In the court case we’re revisiting today, the attorneys for the trucking company involved in the spill used this empty tactic to blame Sam for causing his own death. Reasoning that motorcyclists should know they’re riding on two wheels, and that they should not run over liquid on the highway, they argued that Sam knew the risks and took his life in his own hands.

But distracting a jury by wrongly pointing the finger of blame was a strategy we were not going to allow.

The emotions of our team ran high as Sam’s family related what an incredible individual he was. Sam was not a reckless or unsafe man. He had plenty of experience on motorcycles, and his actions that day were ordinary for any rider. In fact, not knowing it was diesel fuel on the highway, Meredith herself intended to drive over the liquid in the seconds before the accident.

When the jury clearly stated that Sam was in no way responsible for his own death by returning a verdict against the trucking company, there wasn’t a dry eye among his family. Sam’s reputation was defended, his family was compensated, and we at Cooper & Elliott discovered that when we take on a case, we become a part of our clients’ family. It’s a role we are immensely grateful to play—and will always take seriously.

It’s not a game to us

For a defense team that doesn’t have a leg to stand on, pointing the finger of blame is often their best bet. Whether defense attorneys are trying to prove pre-existing conditions are the cause of current medical issues, or they’re attempting to make a case that a victim’s recklessness on the job was the cause of their injury, we recognize these actions for what they are—just legal strategies—and we make that clear to our clients. The blame game is all too common in court, and we expose it for what it is so honest people don’t have to remain victims.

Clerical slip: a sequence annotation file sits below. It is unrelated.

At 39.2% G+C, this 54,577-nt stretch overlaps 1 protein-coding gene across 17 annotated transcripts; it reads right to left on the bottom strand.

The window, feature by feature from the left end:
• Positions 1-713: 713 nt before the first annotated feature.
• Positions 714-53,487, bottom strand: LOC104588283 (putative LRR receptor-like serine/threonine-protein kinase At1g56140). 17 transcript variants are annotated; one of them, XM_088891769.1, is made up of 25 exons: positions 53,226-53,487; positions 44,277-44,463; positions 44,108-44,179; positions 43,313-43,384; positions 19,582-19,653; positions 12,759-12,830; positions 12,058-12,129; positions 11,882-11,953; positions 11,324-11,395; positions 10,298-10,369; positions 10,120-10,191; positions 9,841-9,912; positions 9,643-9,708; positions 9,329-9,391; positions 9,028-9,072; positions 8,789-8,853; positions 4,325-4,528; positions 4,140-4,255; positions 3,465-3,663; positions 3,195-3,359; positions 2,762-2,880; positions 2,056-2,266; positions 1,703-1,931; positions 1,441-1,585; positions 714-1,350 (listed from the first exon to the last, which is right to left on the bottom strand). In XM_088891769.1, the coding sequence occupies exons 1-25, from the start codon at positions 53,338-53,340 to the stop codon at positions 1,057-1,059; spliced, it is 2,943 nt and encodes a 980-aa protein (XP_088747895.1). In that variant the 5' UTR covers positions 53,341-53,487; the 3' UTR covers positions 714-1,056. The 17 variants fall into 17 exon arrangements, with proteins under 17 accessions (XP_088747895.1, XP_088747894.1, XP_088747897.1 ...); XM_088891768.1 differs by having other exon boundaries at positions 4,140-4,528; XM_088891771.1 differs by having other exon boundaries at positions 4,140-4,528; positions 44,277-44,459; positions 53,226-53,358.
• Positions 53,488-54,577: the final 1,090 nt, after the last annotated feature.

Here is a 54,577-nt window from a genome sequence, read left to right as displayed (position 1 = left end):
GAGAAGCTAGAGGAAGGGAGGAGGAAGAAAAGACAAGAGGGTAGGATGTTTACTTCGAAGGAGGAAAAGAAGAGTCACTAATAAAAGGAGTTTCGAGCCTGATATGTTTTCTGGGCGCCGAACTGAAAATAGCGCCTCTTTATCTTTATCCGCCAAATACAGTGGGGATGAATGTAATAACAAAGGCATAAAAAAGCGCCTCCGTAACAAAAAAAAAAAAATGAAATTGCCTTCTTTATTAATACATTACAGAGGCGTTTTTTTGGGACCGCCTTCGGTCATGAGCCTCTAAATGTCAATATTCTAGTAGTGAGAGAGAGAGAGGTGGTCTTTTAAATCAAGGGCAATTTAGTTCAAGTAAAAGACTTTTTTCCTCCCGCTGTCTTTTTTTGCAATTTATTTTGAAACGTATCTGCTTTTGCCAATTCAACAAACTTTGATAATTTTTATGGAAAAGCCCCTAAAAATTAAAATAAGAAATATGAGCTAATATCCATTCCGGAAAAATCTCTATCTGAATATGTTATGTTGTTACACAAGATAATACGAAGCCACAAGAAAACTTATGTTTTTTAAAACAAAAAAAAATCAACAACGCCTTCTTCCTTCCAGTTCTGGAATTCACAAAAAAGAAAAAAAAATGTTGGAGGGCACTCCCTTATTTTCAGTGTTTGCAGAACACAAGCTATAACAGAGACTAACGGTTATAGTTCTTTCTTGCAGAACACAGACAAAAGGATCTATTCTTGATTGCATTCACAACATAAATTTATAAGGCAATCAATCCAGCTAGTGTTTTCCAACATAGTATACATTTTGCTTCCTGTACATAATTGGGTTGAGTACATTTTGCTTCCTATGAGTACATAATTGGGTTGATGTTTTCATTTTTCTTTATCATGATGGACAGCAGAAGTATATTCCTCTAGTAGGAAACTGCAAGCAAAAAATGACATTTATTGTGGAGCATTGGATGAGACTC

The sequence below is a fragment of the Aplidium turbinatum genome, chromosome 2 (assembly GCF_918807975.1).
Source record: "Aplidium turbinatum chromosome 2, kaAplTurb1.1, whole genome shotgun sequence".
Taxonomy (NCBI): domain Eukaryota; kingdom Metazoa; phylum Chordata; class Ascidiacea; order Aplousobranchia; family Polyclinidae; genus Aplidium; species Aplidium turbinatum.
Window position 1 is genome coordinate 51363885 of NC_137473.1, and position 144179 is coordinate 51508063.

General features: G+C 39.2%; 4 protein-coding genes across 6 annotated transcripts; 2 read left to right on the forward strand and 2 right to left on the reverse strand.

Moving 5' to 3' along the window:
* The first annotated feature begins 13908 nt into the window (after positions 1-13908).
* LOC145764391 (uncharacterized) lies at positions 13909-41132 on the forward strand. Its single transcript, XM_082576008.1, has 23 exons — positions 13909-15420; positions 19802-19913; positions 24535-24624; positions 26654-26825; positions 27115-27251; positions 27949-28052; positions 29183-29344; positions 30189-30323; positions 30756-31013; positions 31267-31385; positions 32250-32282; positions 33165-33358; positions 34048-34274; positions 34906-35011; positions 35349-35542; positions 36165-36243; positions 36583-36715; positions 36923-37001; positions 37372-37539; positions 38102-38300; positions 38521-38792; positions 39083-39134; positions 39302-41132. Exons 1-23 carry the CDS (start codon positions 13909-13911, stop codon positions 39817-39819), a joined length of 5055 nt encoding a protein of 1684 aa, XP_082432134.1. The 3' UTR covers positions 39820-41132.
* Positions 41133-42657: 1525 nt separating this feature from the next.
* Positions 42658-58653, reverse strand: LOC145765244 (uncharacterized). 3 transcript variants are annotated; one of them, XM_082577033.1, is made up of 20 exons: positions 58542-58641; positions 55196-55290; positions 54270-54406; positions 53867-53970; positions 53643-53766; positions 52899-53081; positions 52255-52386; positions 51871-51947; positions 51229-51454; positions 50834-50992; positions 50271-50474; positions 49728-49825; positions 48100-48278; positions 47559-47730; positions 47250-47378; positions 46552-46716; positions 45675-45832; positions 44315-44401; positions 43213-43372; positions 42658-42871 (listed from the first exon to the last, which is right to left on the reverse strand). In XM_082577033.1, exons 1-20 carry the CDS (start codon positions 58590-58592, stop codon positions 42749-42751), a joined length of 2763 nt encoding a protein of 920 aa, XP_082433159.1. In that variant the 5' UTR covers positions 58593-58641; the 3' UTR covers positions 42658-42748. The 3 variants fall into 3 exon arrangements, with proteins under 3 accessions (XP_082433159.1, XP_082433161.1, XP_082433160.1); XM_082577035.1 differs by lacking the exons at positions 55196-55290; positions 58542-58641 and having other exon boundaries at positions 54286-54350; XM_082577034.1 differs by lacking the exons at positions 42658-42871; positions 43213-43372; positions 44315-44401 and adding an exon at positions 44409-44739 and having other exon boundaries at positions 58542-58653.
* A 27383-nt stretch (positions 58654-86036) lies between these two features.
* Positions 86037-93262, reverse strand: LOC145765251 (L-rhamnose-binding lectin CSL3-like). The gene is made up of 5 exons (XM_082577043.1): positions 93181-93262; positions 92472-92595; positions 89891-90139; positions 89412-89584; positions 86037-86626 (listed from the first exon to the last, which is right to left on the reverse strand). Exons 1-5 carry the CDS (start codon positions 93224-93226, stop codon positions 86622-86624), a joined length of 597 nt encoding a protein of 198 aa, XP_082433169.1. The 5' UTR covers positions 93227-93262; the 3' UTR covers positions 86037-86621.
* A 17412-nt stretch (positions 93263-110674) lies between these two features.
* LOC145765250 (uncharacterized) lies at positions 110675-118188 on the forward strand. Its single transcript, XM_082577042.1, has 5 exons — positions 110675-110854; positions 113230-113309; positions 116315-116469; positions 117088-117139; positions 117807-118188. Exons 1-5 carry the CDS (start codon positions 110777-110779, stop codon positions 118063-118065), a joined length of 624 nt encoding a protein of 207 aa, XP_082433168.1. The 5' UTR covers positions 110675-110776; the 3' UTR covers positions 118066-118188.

Over the past 20 years, we’ve become personally involved with each and every one of our clients. We’ll continue to do so in the years ahead. We are always on your side when you need us most. Give us a call—we’re here to help.

*Names in this article have been changed to protect our client’s privacy.

The outcome of any client’s case will depend on the particular legal and factual circumstances of the case.

20+20: Tort Reform and the Decline of the Jury System

We’ve been reflecting on our firm’s twenty years in the legal profession and anticipating the next twenty. This article looks at changes to the jury system, and how a process supposedly meant to protect litigants could actually be creating an unsafe society.

The jury system under attack

The idea that an injured person should receive fair compensation goes back to the Latin phrase “restitutio in integrum,” which means restoration to the original condition. In civil litigation, the goal is to restore an injured party to his or her original state, to compensate for what was lost.